Confronted with a failed part, any metallurgist worth his salt can always find something wrong. It is tempting to accept this finding as the full answer, but minor changes in heat-treating or metallurgical quality rarely affect physical properties be as much as 25%, so we often need to look further. Every engineer knows that even a very good design can suffer a random failure. He sometimes forgets that even a bad design can sometimes enjoy a random success, but the fundamental weakness remains.
Law #5 - Be intellectually honest. If you have a theory, have the courage to put to an unbiased test.
(Note: This runs contrary to one of Murphy's Laws which says: "Never replicate a successful experiment.")
Running a test first and rationalizing the results later does not constitute a proof; it only illustrates a potential theory. The theory is not proven until you can turn the phenomenon on and off at will. Going back to Law #2, do not settle for one random success. It may never happen again.
Law #6 - In any endeavor, take a positive, aggressive approach. Force Action.
Once the drawings are changed, once the parts are ordered, once the test plan is written, once the failed parts are sent to metallurgy, it is tempting to sit back and relax knowing that someone else momentarily has the ball. Don't do it! You are still accountable. Check schedules. Find shortcuts. Clear roadblocks. Buy coffee. Be a squeaky wheel.
And don't make excuses. Your friends don't need them and your enemies won't believe you. Apply all that energy to finding a way.
There is always a way.
As Confucius (no doubt) said, "If you can't raise the bridge, lower the river."
Law #7 - Never mislead a customer (or management).
If there has been an unexpected problem or the product has developed leprosy, you might as well admit it. The customer (or management) will discover it eventually anyhow. It will be nicer if they hear it from you.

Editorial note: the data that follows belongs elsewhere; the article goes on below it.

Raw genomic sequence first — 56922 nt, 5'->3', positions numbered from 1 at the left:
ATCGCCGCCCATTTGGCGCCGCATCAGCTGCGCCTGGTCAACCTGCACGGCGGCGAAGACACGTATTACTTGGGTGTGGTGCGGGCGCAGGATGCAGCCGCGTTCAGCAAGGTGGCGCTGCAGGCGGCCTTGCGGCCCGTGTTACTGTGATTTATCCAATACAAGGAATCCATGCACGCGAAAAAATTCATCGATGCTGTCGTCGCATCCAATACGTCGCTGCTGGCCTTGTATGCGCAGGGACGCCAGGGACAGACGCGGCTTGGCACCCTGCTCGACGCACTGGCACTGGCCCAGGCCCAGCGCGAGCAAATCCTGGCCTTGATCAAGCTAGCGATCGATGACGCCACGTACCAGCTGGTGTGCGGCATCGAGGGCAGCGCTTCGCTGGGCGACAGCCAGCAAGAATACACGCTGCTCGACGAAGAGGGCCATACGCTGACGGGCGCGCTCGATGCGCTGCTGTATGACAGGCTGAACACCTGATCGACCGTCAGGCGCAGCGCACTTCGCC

The only antidote is to have a rational explanation available and a viable plan of attack. This may require some quick thinking, but that is what you are paid for.
Law #8 - If a job is worth starting, it is worth finishing. Or...
Never start a job unless you intend to finish it.
This follows on Lambeck's negative postulate, which says: "Just because something has a beginning, it doesn't mean it has an end."
Many engineers, being both born perfectionists and avid experimenters, will tinker with a product far beyond the Law of Diminishing Returns. Some, in fact, will tinker with it until it no longer works and they have forgotten the road back.
A restatement of Law #8 might read: "Good enough is perfect."
An adequate product delivered to the field beats two nearly perfect products hung-up in the lab.
Law #9 - Stop writing memos. If you want to communicate, talk to people.
A memo is good for only two purposes: Disseminating useful information or recording an agreement. When it asks a question (Have you stopped beating your wife?) or voices a complaint (Why haven't you stopped beating your wife?), all it does is set off a negative reaction...followed by a return memo. There is nothing as futile and unproductive as a memorandum war.
Law #10 - Do not blindly follow orders from above (including mine). If you have convictions, hang in there.
Do your own thinking. Be your own person. Rely on technical judgement. And speak up! 'Nuff said.
Lambeck's Laws of Design and Development*
Raymond P. Lambeck
*Or "They Don't Teach It in School"
Raymond P. Lambeck (retired) was director of engineering for pumps, motors, and transmissions for Sperry Vickers, a major manufacturer of hydraulic equipment based in Troy, MI. This article appeared as a series in the Jan. 6, 20, and Feb.6 Machne Design magazine, a Penton Media Inc. publication and is sent to Eng-Tips.com with the permission of Machine Design.